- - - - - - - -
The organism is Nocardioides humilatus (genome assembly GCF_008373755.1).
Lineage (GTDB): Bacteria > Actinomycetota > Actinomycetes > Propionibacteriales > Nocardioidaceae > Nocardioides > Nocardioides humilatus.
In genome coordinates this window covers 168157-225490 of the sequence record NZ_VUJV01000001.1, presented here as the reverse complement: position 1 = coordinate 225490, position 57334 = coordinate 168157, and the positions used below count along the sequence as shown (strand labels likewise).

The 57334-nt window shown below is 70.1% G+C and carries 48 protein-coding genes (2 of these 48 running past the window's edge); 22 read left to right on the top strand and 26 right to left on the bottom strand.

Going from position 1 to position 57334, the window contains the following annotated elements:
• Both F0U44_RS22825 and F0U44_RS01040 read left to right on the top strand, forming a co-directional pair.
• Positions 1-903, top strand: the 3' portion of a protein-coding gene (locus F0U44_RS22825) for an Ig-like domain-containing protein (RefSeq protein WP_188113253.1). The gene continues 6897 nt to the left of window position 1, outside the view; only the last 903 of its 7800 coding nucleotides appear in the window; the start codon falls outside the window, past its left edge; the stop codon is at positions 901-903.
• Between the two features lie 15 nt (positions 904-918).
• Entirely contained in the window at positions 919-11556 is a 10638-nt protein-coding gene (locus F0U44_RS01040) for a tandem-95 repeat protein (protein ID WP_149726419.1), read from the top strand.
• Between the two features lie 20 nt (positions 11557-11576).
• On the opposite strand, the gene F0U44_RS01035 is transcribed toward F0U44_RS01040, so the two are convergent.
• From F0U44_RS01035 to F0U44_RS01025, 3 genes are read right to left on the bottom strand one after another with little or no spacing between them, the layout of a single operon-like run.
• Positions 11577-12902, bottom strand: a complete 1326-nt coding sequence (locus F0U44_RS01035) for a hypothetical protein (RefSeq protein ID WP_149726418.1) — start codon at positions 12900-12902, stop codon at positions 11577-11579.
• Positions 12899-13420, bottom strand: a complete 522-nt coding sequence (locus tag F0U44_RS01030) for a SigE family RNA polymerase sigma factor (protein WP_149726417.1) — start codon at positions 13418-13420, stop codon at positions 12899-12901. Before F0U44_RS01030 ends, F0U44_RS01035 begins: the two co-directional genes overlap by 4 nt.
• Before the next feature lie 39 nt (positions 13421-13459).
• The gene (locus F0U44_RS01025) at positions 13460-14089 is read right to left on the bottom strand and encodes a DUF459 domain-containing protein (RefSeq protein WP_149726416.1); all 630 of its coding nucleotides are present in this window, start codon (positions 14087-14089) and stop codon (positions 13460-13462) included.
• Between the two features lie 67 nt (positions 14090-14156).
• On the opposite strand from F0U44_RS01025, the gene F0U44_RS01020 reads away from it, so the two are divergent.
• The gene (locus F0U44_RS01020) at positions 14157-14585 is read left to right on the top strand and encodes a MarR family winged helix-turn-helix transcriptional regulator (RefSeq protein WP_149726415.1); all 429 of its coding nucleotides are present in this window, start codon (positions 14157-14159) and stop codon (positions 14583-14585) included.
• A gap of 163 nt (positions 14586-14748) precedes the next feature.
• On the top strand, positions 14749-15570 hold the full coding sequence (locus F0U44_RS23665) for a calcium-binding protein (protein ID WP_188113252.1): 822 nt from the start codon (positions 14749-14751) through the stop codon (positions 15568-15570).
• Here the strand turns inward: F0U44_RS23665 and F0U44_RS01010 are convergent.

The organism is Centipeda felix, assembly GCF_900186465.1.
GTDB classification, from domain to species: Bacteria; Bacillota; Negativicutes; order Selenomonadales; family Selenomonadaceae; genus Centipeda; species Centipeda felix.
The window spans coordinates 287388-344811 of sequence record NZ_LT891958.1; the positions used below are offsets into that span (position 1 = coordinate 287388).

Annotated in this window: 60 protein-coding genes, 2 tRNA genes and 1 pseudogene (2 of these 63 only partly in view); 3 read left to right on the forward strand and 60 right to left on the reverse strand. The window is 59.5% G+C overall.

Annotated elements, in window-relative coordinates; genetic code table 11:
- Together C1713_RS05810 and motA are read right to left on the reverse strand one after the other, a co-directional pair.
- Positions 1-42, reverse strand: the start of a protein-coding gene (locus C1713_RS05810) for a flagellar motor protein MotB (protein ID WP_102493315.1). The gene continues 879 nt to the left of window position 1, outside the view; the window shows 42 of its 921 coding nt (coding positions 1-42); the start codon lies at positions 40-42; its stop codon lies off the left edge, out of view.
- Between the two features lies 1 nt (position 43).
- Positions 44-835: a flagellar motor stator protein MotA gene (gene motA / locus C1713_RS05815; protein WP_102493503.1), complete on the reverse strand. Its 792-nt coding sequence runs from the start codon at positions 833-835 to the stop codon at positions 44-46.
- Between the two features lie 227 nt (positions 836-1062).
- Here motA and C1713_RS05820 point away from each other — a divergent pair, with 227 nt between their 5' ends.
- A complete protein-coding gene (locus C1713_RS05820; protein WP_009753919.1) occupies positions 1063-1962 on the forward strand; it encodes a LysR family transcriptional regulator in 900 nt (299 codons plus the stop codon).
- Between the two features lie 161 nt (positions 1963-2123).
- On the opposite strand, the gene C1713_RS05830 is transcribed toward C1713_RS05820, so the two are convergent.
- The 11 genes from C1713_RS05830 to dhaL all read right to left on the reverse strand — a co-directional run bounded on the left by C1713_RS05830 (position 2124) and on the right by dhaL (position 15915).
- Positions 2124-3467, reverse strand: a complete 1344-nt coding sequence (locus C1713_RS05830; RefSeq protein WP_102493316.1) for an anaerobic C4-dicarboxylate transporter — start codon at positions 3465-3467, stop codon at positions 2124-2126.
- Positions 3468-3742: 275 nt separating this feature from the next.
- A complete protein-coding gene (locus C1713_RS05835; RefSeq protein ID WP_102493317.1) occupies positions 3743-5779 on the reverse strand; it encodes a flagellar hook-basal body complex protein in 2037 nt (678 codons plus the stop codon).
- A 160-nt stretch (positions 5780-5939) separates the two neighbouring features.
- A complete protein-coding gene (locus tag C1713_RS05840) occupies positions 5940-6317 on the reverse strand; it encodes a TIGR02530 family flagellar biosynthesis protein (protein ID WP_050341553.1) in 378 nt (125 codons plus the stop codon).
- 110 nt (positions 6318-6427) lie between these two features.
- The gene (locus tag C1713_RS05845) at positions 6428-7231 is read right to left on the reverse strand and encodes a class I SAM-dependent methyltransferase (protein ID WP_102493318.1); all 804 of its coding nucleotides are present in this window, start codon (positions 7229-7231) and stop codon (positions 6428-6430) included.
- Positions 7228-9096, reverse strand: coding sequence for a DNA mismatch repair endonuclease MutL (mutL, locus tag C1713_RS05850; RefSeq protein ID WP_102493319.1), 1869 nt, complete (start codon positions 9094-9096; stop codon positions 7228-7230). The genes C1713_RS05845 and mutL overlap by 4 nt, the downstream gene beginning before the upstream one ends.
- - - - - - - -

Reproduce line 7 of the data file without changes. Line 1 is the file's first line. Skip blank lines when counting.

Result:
• Positions 1-903, top strand: the 3' portion of a protein-coding gene (locus F0U44_RS22825) for an Ig-like domain-containing protein (RefSeq protein WP_188113253.1). The gene continues 6897 nt to the left of window position 1, outside the view; only the last 903 of its 7800 coding nucleotides appear in the window; the start codon falls outside the window, past its left edge; the stop codon is at positions 901-903.